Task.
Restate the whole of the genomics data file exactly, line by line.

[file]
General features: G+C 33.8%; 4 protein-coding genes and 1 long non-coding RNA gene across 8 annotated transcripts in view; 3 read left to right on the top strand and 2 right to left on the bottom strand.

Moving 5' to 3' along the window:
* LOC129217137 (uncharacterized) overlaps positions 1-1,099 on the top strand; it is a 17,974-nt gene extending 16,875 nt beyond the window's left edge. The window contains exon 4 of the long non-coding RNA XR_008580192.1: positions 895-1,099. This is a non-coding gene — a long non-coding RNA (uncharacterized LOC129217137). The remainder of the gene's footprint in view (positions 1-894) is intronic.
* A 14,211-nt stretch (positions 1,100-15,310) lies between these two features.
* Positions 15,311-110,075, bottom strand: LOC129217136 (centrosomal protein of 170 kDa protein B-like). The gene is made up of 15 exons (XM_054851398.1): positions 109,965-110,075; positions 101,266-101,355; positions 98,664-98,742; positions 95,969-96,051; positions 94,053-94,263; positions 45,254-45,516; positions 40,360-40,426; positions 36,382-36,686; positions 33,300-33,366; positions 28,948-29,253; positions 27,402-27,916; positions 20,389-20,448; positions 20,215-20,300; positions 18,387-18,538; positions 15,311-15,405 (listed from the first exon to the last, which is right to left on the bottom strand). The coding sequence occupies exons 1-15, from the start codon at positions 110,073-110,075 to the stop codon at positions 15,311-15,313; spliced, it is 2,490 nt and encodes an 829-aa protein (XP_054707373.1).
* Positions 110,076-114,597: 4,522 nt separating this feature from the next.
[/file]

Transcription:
General features: G+C 33.8%; 4 protein-coding genes and 1 long non-coding RNA gene across 8 annotated transcripts in view; 3 read left to right on the top strand and 2 right to left on the bottom strand.

Moving 5' to 3' along the window:
* LOC129217137 (uncharacterized) overlaps positions 1-1,099 on the top strand; it is a 17,974-nt gene extending 16,875 nt beyond the window's left edge. The window contains exon 4 of the long non-coding RNA XR_008580192.1: positions 895-1,099. This is a non-coding gene — a long non-coding RNA (uncharacterized LOC129217137). The remainder of the gene's footprint in view (positions 1-894) is intronic.
* A 14,211-nt stretch (positions 1,100-15,310) lies between these two features.
* Positions 15,311-110,075, bottom strand: LOC129217136 (centrosomal protein of 170 kDa protein B-like). The gene is made up of 15 exons (XM_054851398.1): positions 109,965-110,075; positions 101,266-101,355; positions 98,664-98,742; positions 95,969-96,051; positions 94,053-94,263; positions 45,254-45,516; positions 40,360-40,426; positions 36,382-36,686; positions 33,300-33,366; positions 28,948-29,253; positions 27,402-27,916; positions 20,389-20,448; positions 20,215-20,300; positions 18,387-18,538; positions 15,311-15,405 (listed from the first exon to the last, which is right to left on the bottom strand). The coding sequence occupies exons 1-15, from the start codon at positions 110,073-110,075 to the stop codon at positions 15,311-15,313; spliced, it is 2,490 nt and encodes an 829-aa protein (XP_054707373.1).
* Positions 110,076-114,597: 4,522 nt separating this feature from the next.